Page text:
NewsEducation / February 5, 2018

Should The State Require 'Soft Skill' Standards?

"Soft skills" would be a new standard for schools under a piece of legislation being considered by lawmakers in the Senate this week. 2018 legislative session, soft skills2018-02-05T00:00:00-05:00
Original story from   IPBS-RJC

Article origination IPBS-RJC
Should The State Require 'Soft Skill' Standards?

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The state’s goal to prepare Hoosiers for life after high school is a major theme for education changes this year. And this week lawmakers will vote on legislation to make more students ready for the workforce.

One bill up for discussion would require schools to implement “soft skill” standards in their curriculum. Those include things like how a person works with others, or shows up dressed for their job. Lawmakers want schools to help more kids develop those, largely due to a push from employers who say workers lack those skillsets.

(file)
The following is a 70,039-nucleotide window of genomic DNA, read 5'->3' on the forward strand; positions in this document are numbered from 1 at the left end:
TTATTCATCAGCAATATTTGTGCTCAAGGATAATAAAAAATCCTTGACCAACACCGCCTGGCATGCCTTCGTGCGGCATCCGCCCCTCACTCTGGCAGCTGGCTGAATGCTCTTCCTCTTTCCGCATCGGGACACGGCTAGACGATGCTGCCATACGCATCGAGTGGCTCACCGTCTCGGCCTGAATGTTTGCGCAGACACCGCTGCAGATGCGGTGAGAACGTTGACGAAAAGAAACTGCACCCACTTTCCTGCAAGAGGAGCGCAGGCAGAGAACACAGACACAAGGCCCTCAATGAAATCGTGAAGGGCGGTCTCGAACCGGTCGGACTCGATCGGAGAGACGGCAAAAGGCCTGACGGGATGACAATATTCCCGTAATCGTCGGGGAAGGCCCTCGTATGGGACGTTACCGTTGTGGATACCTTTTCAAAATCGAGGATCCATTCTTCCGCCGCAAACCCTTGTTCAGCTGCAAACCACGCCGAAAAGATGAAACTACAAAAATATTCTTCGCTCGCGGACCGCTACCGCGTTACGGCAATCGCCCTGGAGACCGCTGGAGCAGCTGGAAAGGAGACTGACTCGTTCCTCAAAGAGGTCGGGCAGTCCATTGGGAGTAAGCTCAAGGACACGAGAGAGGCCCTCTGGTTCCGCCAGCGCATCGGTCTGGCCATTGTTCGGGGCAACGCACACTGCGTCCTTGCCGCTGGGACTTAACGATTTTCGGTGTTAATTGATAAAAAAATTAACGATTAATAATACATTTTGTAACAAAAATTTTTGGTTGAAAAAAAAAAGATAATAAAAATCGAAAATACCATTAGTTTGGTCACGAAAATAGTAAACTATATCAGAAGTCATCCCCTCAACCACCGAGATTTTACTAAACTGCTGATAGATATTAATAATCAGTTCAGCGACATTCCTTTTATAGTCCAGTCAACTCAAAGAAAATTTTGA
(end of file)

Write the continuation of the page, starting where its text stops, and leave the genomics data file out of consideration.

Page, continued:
But Indiana State Teachers’ Association President Teresa Meredith, says schools shouldn’t be the only focus of those efforts.

“At the end of the day if the family environment, if the community environment, is not supportive of that – or the student is not seeing that on a pretty regular basis outside of school – it’s difficult to overcome that,” Meredith says.

Fatigue from frequent changes in the field also has educators questioning if another new state standard, especially for soft skills, is feasible or even necessary. That’s one reason Bluffton High School Principal Steve Baker says, people in schools want a stronger voice in creating statewide policy.

“We all have our own ideas on how to solve issues. And I just think educators need to be at every table of discussion – whether it’s State Board, whether it’s legislators, whether it’s Department of Ed. – to help craft things that will truly make a positive difference in the lives of our students,” Baker says.

The soft skills standards would be established by the Department of Workforce Development and the Department of Education, and receive approval from the State Board of Education. Schools would need to implement the new standards starting next summer.

 

 

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